Drug Overdose Prevention Information

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August 13, 2019

Here are your weekly opioid epidemic updates from the Indiana State Department of Health:

Family influence key in spread of opioid use

A new study published in the American Sociological Review found that introducing a prescription pain reliever into a home can double the chances of someone else living in the home seeking addictive drugs. Researchers also found that the chance a person gets an opioid prescription climbs between 19 percent and 100 percent when someone in the household already uses the drug. With this new information about familial influence, the authors suggest providing incentives to individuals who have unused prescription pills sitting in their medicinal cabinets, or allowing physicians to see familial member’s opioid prescriptions, as well as the individual’s prescriptions, in the prescription drug monitoring programs. 

Opioid epidemic becoming more urban

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New data from the Centers for Disease Control and Prevention found that overdose deaths in urban areas began to exceed rates in rural America in 2016 for the first time in several years. While the epidemic was initially driven by opioid pain pills, which were widely available in both rural and city settings, many people with substance use disorders have shifted to heroin and fentanyl ― substances more readily available in urban settings. Dr. Daniel Ciccarone, a drug policy expert at the University of California, offers another explanation: rising overdose deaths among African Americans and Hispanics, especially those in urban areas, have contributed to higher overdose deaths in cities.  

ISDH offering drug disposal bags at the state fair

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The Indiana State Department of Health (ISDH) is offering free medication disposal bags at the Indiana State Fair through Aug. 18. The agency has two booths in the Expo Hall that also feature information about different topics each day, from tobacco cessation and food safety to disease prevention and ways to prevent infant mortality. Stop by and show your support for public health in Indiana!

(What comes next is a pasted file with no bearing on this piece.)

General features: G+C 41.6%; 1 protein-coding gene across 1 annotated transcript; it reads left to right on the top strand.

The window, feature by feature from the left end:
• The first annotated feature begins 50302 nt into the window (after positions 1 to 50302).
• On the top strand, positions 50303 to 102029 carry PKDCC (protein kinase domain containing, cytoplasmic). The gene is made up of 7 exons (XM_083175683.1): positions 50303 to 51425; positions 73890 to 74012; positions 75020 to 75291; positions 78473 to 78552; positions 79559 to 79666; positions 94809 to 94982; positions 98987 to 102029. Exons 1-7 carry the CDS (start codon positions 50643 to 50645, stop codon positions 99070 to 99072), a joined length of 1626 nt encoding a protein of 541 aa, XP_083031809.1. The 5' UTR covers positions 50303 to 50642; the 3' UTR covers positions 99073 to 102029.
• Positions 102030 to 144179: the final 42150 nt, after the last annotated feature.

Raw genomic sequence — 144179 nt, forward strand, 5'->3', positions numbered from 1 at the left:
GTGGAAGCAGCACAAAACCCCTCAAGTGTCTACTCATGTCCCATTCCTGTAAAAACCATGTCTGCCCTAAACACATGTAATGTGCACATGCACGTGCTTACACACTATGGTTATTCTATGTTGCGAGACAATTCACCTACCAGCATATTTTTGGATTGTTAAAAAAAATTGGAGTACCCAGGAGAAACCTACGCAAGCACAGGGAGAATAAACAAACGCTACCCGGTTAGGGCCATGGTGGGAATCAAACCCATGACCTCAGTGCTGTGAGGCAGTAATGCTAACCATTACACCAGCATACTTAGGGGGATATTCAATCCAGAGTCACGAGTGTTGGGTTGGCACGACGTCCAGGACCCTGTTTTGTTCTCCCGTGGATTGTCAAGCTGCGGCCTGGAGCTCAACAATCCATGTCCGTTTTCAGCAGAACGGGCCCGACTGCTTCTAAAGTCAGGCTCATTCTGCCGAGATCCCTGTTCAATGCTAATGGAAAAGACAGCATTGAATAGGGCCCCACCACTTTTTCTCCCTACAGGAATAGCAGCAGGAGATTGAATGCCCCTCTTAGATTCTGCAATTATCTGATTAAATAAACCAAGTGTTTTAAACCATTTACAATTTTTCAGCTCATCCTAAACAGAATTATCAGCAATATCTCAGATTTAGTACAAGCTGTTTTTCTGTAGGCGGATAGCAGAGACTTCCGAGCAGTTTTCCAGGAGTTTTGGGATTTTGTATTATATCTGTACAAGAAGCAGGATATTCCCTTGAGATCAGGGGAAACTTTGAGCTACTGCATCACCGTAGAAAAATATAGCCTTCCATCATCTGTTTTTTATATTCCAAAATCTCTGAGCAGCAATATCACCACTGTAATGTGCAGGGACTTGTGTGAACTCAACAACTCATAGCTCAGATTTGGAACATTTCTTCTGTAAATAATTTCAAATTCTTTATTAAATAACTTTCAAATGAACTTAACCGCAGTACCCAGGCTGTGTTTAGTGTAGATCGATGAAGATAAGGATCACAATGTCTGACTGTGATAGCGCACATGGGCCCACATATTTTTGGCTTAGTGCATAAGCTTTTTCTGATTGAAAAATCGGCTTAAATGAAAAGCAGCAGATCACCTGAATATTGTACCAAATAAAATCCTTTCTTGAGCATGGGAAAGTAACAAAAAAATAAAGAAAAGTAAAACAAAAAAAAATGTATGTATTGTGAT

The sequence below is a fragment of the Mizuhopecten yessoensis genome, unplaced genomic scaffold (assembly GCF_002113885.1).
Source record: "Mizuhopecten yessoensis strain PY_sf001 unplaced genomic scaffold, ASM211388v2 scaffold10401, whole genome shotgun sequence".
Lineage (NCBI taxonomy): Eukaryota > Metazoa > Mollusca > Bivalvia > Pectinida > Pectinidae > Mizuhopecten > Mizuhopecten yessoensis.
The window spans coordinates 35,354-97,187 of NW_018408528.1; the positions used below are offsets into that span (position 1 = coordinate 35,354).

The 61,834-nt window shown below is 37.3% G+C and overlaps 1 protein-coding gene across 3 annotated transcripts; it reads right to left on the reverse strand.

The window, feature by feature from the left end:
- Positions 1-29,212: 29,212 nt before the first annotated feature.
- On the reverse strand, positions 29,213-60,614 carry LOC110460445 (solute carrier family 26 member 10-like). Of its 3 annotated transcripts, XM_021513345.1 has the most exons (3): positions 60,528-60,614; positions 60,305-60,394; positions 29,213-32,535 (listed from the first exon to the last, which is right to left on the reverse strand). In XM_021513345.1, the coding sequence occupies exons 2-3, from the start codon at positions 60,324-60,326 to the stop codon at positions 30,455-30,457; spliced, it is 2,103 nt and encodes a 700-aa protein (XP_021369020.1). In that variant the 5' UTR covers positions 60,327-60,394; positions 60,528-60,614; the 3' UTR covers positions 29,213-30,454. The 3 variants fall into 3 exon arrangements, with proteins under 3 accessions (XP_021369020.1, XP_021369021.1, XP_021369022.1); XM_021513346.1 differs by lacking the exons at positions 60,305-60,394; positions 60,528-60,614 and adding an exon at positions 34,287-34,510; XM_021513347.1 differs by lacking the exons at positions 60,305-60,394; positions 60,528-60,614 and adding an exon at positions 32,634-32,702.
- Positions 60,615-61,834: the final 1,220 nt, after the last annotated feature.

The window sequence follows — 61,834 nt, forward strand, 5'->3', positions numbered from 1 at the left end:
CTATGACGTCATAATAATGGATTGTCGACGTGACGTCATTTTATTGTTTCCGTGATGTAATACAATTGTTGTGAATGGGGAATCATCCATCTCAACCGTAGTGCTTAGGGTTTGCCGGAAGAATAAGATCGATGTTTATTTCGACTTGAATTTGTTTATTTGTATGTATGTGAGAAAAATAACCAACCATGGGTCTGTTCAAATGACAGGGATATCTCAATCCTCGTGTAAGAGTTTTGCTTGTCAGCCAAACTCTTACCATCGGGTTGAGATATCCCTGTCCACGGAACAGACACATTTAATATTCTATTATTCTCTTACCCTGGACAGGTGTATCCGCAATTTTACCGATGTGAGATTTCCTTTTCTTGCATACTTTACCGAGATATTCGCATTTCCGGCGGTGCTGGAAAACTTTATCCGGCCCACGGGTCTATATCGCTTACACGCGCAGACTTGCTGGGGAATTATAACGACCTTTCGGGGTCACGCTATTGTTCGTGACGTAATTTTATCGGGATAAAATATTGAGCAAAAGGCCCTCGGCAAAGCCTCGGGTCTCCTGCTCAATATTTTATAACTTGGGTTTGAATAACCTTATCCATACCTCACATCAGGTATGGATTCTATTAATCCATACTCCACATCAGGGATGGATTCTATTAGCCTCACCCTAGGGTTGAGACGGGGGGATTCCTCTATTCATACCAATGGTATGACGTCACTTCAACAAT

States pushing back on cities and counties plan for opioid lawsuits

In an effort to end the stream of lawsuits against drug manufacturers, pharmacy chains and Fortune 20 companies, lawyers representing hundreds of cities and towns across the country have decided to come together to accept one large settlement that will be paid out to each community, after which no more lawsuits can be brought forth. However, a recent letter signed by 39 state attorneys general counters this agreement, arguing that state governments should be the recipients of the lawsuit payouts. The states intend for their proposal to be a correction to the Big Tobacco settlement, in which much of the reimbursement went to discretionary funds of state legislatures that were spent on non-prevention efforts. 

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Marion County Re-Entry Coalition

- Tuesday 8/20 at Café Indy (8902 E. 38th St.)
- Wednesday 8/21 at College Avenue Library (4180 N. College Ave.)
Thursday 8/29 at Southeast Community Services (901 Shelby St.
Tuesday 9/3 at Eagle Branch Library (3905 Moller Road)

All sessions will take place from 6 to 8 p.m.

Marion County Re-Entry Coalition will be holding forums across the city for any and all faith-based organizations looking to improve the lives of people affected by the justice system. All faith-based organizations working with the re-entry population are encouraged to attend. Please RSVP by emailing info@communitysolutionsinc.net with your name, organization, date of session you wish to attend, and the total number of people attending.

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ISDH Webcast: Traumatic Brain Injury and Opioid Overdose

August 20, 10:00 a.m. ET
Research has shown that over half of patients who experience a Traumatic Brain Injury (TBI) develop chronic pain as a consequence of their injury and are started on an opioid medication. This webcast will review the TBI-related risk factors for opioid misuse, as well as new resources and prescribing guidelines for providers to decrease the risk of misuse and overdose in this patient population. Register here.

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Perinatal Substance Use Conference 2019

August 27, 9:30 a.m. – 3 p.m. ET
The Perinatal Substance Use Conference focuses exclusively on perinatal substance use and its significant impact on families, caregivers, and communities. Experts from around the country will discuss innovative, supportive care approaches designed to improve outcomes for families and avoid staff burnout for those charged with caring for this vulnerable population. Register for this event here.

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Recovery Month Celebration

September 27, 12:00 p.m. ET
The PACE Recovery Resource Center is hosting a celebration and 5k walk in honor of Recovery Month. See the attached flyer for more information. The event, which will take place in Indianapolis, is free and open to the public.